Arguments in Favor

Elections are unique.  They change the fate of nations, influence participation and activism in politics, and deeply affect the lives and attitudes of citizens.  Electrons demonstrate a clear importance for our society- so not only must election systems work, the people must believe that they work.

Accordingly, ethical concerns have become one of the most central elements of the debate surrounding electronic voting.  At times, it seems even that the ethics are the most important factor of discussion- influencing technical concerns, et cetera.  Despite concerns about Electronic Voting Machines, however, companies continue to develop them and countries continue to adopt them at amazing speed.  There must be a large incentive to undertake such risk.  We must ask: What are the benefits of electronic voting?

Electronic voting most directly affects two large parties: the voters, and the government.  Theoretically, in order for electronic voting to be instituted, there must be a significant advantage (greater than the costs) to one or both of these groups.  Ideally, voters gain a better voting experience at the polls, are more confident that their vote will be correctly counted, and are able to vote more easily and efficiently.  The government is potentially able to increase voter turnout, reduce costs, increase voter confidence, renew interest in the political system (and voting), and ensure the most democratic process possible.                         

One of the significant benefits of this new system is the possibility for increased efficiency.  With Electronic Voting Machines voters can submit their votes, and be reasonably confiedent that their vote will count (namely avoiding the “hanging chad” problem that handicapped the 2000 presidential elections in the United States).  New Electronic Voting Machines can also stop voters from common election faults, such as picking too many or no candidates, also thereby increasing the general effectiveness of voting.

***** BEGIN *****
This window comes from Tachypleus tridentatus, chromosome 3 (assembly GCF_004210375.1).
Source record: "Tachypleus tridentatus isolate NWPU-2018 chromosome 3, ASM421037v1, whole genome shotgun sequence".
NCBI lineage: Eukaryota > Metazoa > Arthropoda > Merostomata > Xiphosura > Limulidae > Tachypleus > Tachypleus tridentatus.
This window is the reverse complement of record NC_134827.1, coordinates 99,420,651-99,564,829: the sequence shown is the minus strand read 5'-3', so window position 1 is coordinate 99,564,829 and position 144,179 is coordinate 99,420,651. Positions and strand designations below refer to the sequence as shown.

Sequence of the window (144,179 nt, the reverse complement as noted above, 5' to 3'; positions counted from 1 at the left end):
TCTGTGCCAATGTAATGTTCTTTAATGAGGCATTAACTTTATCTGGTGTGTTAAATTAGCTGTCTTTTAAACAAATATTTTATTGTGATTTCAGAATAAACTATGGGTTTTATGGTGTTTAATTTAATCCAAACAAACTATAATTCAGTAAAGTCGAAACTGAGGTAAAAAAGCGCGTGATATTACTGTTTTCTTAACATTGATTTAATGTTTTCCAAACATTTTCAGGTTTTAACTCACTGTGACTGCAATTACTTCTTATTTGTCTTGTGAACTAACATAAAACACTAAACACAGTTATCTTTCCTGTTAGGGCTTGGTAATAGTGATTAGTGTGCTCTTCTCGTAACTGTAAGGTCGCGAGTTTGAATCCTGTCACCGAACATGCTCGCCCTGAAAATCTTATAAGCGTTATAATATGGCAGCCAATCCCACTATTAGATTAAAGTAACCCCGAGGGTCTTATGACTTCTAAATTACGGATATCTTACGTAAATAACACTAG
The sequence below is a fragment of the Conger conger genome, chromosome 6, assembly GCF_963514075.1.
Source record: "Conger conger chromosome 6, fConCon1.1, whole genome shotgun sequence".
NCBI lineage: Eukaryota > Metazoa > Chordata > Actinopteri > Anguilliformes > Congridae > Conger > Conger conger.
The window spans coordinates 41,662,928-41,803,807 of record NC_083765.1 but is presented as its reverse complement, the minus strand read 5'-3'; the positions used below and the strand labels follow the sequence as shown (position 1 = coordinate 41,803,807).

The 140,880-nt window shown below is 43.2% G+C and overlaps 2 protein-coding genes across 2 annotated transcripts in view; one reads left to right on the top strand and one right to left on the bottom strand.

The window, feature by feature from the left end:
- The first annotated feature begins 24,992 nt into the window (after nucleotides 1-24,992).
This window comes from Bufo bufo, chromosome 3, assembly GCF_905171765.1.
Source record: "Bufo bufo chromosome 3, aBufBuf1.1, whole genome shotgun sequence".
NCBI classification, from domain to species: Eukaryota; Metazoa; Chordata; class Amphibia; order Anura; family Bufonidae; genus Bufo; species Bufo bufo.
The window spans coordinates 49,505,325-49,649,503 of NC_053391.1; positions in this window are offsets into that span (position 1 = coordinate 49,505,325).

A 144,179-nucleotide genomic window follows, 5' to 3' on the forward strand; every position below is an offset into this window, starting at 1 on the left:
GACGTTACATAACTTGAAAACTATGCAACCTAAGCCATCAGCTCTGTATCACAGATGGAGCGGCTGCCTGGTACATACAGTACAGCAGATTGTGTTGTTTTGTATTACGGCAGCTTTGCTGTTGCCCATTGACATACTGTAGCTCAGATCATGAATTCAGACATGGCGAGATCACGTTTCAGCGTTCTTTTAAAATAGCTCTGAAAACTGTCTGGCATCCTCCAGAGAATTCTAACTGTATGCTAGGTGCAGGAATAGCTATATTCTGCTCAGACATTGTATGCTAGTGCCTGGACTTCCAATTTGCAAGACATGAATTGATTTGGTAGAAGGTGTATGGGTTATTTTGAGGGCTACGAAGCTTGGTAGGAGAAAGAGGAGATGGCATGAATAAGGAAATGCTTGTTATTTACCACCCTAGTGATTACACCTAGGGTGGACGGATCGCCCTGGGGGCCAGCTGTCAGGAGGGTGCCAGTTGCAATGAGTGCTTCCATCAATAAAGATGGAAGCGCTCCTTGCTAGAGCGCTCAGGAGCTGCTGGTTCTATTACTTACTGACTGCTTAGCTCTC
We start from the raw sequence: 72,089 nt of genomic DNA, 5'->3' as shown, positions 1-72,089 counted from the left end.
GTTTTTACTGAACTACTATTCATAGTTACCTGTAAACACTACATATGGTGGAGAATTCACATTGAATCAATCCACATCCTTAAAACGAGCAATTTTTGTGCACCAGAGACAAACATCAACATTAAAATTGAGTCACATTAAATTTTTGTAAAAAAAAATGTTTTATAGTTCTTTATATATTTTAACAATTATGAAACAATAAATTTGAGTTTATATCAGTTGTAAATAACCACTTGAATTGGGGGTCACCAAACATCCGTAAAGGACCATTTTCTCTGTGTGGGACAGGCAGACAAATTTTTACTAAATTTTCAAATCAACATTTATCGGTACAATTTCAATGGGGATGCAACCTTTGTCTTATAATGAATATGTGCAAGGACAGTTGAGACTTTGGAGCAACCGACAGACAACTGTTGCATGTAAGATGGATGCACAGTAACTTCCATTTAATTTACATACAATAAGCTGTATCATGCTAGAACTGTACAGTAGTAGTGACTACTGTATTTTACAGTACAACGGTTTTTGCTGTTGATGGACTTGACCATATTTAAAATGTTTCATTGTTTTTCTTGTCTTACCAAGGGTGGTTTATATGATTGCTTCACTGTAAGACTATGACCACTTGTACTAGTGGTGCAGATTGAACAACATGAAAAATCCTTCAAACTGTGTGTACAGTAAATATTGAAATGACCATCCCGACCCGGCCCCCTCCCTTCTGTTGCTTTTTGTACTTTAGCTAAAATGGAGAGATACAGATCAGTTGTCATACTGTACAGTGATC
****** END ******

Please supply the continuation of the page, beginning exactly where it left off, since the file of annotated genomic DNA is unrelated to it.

Electronic voting via email also holds the possibility of increasing the ease of voting for citizens who are otherwise geographically isolated from election centers.  Lorrie Faith Cranor, currently an Associate Research Professor in Computer Science and Engineering & Public Policy at Carnegie Mellon University, explained in Crossroads in 1996 that, “Eventually electronic voting may be a viable solution to increasing voter participation in governmental elections.” This potential to increase voter participation, ether from increased accessibility, decreased cost, decreased difficulty, or any other method clearly has its benefits to the larger community.

Electronic voting also has the ability to reduce fraud, by eliminating the opportunity for ballot tampering.  However, if paper ballots are printed out as a backup in case of a recount necessity, this threat remains.  Michael Shamos of Carnegie Mellon University, who is in favor of electronic voting but ardently against paper machines, argues that “Paper voting records have shown themselves for the past 250 years to be horribly insecure and easy to manipulate.  In practice they have so many flaws that they are as bad as punched-card voting at its worst.” But if paper ballots are eliminated, so is the possibility to distort them as a means of election deception.  However, some countries (such as Brazil) have moved in favor of integrating paper printouts into the voting process.

One thing to consider is that the success of electronic voting rests directly in the ability of the Electronic Voting Machines to function in the way the voting district needs and prefers.  Some of the greatest features of Electronic Voting Machines may still be to come with developments in software and mechanical functionality, especially those that would ensure accuracy, privacy and verifiability.

© Gloria Lin and Nicole Espinoza 2007

Stanford University

Electronic Voting


Arguments in Favor

Arguments Against

Case Studies

    The United States



Further Information

Source: Anonymous/ Wikipedia Creative Commons